First-principles study of the binding energy between nanostructures and its scaling with system size
Journal article, 2018

The equilibrium van der Waals binding energy is an important factor in the design of materials and devices. However, it presents great computational challenges for materials built up from nanostructures. Here we investigate the binding-energy scaling behavior from first-principles calculations. We show that the equilibrium binding energy per atom between identical nanostructures can scale up or down with nanostructure size, but can be parametrized for large N with an analytical formula (in meV/atom), Eb/N=a+b/N+c/N2+d/N3, where N is the number of atoms in a nanostructure and a, b, c, and d are fitting parameters, depending on the properties of a nanostructure. The formula is consistent with a finite large-size limit of binding energy per atom. We find that there are two competing factors in the determination of the binding energy: Nonadditivities of van der Waals coefficients and center-to-center distance between nanostructures. To decode the detail, the nonadditivity of the static multipole polarizability is investigated from an accurate spherical-shell model. We find that the higher-order multipole polarizability displays ultrastrong intrinsic nonadditivity, no matter if the dipole polarizability is additive or not.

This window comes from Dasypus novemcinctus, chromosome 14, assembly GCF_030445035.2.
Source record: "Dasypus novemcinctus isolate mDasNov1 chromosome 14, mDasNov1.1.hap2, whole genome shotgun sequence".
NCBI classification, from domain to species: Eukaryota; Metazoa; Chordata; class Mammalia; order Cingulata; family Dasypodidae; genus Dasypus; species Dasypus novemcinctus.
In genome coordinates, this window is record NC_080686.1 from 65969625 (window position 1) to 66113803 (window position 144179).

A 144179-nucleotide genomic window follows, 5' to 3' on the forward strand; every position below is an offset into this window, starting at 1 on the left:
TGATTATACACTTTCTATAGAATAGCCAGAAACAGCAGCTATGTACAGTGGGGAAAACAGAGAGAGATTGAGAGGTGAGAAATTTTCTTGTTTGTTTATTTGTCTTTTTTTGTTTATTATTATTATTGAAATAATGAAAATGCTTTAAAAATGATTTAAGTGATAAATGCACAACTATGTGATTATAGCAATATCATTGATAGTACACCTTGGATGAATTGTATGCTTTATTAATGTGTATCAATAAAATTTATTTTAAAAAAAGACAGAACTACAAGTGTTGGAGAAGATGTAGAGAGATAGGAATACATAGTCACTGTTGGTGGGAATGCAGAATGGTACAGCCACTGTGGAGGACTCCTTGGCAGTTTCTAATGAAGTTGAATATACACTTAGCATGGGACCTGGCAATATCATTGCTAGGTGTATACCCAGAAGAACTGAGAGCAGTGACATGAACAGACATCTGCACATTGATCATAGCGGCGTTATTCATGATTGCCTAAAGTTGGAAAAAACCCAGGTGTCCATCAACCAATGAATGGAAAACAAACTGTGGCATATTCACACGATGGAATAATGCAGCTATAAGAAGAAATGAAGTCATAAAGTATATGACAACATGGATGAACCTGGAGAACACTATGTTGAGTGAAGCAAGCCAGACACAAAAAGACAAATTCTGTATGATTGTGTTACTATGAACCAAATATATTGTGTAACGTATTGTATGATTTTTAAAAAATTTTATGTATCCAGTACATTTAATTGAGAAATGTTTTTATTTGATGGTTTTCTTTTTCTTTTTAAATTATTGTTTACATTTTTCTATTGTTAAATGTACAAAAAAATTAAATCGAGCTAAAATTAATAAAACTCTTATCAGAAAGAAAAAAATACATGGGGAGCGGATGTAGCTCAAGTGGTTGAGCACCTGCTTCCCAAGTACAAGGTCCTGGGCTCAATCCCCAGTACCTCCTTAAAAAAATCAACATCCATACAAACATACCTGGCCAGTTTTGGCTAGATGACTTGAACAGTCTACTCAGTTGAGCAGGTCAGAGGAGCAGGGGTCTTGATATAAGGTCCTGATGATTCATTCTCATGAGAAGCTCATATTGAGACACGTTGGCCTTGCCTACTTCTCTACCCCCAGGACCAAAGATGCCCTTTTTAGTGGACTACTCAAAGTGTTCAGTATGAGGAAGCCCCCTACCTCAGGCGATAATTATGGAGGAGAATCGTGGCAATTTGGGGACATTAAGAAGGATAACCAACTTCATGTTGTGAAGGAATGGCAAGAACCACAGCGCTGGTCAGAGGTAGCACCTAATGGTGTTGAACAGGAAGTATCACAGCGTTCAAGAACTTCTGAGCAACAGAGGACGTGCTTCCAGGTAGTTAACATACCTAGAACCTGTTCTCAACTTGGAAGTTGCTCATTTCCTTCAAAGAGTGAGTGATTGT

Author

Jianmin Tao

Temple University

Yang Jiao

Chalmers, Microtechnology and Nanoscience (MC2), Electronics Material and Systems Laboratory

Yuxiang Mo

Temple University

Zeng Hui Yang

China Academy of Engineering Physics

Jian Xin Zhu

Los Alamos National Laboratory

Per Hyldgaard

Chalmers, Microtechnology and Nanoscience (MC2), Electronics Material and Systems Laboratory

John P. Perdew

Temple University

Physical Review B

2469-9950 (ISSN) 2469-9969 (eISSN)

Vol. 97 15 155143

Driving Forces

Sustainable development

Areas of Advance

Nanoscience and Nanotechnology (2010-2017)

Materials Science

Roots

Basic sciences

Infrastructure

C3SE (Chalmers Centre for Computational Science and Engineering)

Subject Categories

Atom and Molecular Physics and Optics

Other Physics Topics

Theoretical Chemistry

Energy Systems

Condensed Matter Physics

DOI

10.1103/PhysRevB.97.155143

More information

Latest update

8/1/2018 1